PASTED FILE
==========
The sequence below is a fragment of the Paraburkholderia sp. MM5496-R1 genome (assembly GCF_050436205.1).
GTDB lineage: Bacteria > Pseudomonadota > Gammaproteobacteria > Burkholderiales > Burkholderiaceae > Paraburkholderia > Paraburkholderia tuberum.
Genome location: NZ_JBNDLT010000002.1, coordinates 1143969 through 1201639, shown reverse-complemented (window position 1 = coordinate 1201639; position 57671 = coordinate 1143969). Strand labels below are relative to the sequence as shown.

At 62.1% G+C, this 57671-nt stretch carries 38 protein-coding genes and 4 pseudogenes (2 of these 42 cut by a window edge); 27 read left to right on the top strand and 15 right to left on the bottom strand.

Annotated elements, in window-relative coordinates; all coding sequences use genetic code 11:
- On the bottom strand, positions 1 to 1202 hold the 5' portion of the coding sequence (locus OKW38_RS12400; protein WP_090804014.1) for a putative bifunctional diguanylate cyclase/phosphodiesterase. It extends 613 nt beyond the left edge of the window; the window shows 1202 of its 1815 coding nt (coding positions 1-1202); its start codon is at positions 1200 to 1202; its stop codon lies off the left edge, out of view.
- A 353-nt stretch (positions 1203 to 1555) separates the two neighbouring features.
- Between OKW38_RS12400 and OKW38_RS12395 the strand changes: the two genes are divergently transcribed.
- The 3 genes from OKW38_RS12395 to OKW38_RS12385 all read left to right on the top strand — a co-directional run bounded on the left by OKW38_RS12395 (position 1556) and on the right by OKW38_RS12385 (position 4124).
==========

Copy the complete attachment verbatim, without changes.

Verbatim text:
The sequence below is a fragment of the Paraburkholderia sp. MM5496-R1 genome (assembly GCF_050436205.1).
GTDB lineage: Bacteria > Pseudomonadota > Gammaproteobacteria > Burkholderiales > Burkholderiaceae > Paraburkholderia > Paraburkholderia tuberum.
Genome location: NZ_JBNDLT010000002.1, coordinates 1143969 through 1201639, shown reverse-complemented (window position 1 = coordinate 1201639; position 57671 = coordinate 1143969). Strand labels below are relative to the sequence as shown.

At 62.1% G+C, this 57671-nt stretch carries 38 protein-coding genes and 4 pseudogenes (2 of these 42 cut by a window edge); 27 read left to right on the top strand and 15 right to left on the bottom strand.

Annotated elements, in window-relative coordinates; all coding sequences use genetic code 11:
- On the bottom strand, positions 1 to 1202 hold the 5' portion of the coding sequence (locus OKW38_RS12400; protein WP_090804014.1) for a putative bifunctional diguanylate cyclase/phosphodiesterase. It extends 613 nt beyond the left edge of the window; the window shows 1202 of its 1815 coding nt (coding positions 1-1202); its start codon is at positions 1200 to 1202; its stop codon lies off the left edge, out of view.
- A 353-nt stretch (positions 1203 to 1555) separates the two neighbouring features.
- Between OKW38_RS12400 and OKW38_RS12395 the strand changes: the two genes are divergently transcribed.
- The 3 genes from OKW38_RS12395 to OKW38_RS12385 all read left to right on the top strand — a co-directional run bounded on the left by OKW38_RS12395 (position 1556) and on the right by OKW38_RS12385 (position 4124).